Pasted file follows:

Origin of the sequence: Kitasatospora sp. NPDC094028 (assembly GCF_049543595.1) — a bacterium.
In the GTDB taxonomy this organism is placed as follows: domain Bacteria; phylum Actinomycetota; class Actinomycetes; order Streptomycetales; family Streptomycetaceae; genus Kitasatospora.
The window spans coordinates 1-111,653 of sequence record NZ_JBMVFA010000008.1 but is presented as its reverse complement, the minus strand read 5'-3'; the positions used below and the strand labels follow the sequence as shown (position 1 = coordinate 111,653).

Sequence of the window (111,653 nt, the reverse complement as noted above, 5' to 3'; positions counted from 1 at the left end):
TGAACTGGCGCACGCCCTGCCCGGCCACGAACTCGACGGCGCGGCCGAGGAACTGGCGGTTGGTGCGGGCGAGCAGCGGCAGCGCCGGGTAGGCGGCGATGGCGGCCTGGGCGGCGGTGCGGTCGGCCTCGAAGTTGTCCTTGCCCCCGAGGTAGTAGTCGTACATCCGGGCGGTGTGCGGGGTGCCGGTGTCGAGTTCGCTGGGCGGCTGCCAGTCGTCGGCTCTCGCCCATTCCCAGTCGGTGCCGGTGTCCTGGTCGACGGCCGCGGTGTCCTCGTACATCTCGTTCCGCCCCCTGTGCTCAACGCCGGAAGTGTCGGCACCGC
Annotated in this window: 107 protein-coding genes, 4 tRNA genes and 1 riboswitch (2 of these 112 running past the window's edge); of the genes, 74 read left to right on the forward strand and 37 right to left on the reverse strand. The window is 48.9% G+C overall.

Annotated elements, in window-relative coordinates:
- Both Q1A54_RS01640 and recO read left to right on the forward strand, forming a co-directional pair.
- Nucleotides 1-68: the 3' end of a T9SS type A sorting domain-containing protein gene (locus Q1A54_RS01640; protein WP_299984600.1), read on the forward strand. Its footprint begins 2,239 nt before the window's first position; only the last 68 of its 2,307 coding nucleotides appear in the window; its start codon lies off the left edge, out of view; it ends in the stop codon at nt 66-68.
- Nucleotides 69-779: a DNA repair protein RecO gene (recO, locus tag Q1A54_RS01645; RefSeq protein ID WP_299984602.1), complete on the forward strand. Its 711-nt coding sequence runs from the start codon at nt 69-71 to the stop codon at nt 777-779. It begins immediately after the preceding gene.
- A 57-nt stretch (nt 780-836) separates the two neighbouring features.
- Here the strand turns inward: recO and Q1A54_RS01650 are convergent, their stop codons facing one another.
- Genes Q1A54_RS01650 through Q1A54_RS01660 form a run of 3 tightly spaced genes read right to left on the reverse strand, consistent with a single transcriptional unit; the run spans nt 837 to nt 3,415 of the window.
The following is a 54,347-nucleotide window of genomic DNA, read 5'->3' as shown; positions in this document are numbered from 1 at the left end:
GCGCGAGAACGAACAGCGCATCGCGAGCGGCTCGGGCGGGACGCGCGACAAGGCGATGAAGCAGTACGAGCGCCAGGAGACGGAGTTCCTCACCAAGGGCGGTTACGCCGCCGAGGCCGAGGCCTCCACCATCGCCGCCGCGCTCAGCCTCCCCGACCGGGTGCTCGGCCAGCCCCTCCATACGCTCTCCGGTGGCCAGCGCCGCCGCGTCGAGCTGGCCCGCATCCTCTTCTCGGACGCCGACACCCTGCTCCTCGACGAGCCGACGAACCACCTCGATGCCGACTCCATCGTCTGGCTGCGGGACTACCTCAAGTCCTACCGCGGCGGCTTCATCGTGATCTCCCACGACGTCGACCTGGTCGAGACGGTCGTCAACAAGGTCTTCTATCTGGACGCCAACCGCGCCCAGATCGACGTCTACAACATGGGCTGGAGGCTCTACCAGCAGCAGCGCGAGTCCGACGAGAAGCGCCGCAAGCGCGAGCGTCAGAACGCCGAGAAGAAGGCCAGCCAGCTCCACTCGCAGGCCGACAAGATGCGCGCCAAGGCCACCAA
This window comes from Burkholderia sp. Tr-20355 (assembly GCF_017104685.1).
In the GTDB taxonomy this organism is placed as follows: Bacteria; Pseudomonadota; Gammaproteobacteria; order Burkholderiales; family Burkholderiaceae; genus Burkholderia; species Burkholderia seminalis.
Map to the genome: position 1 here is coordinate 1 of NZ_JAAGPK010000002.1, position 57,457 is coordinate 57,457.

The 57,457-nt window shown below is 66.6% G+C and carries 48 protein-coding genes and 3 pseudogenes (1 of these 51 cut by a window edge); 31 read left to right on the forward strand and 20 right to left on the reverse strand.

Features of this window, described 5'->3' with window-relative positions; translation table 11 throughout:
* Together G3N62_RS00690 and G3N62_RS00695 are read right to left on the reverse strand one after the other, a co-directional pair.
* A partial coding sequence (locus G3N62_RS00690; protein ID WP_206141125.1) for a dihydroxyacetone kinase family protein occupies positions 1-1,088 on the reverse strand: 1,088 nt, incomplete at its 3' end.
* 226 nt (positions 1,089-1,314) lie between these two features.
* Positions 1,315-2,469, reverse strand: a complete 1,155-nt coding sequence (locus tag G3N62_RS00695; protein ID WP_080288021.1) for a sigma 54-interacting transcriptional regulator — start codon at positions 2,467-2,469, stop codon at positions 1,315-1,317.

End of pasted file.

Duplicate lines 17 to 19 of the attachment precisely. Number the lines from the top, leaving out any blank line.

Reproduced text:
In the GTDB taxonomy this organism is placed as follows: Bacteria; Pseudomonadota; Gammaproteobacteria; order Burkholderiales; family Burkholderiaceae; genus Burkholderia; species Burkholderia seminalis.
Map to the genome: position 1 here is coordinate 1 of NZ_JAAGPK010000002.1, position 57,457 is coordinate 57,457.

The 57,457-nt window shown below is 66.6% G+C and carries 48 protein-coding genes and 3 pseudogenes (1 of these 51 cut by a window edge); 31 read left to right on the forward strand and 20 right to left on the reverse strand.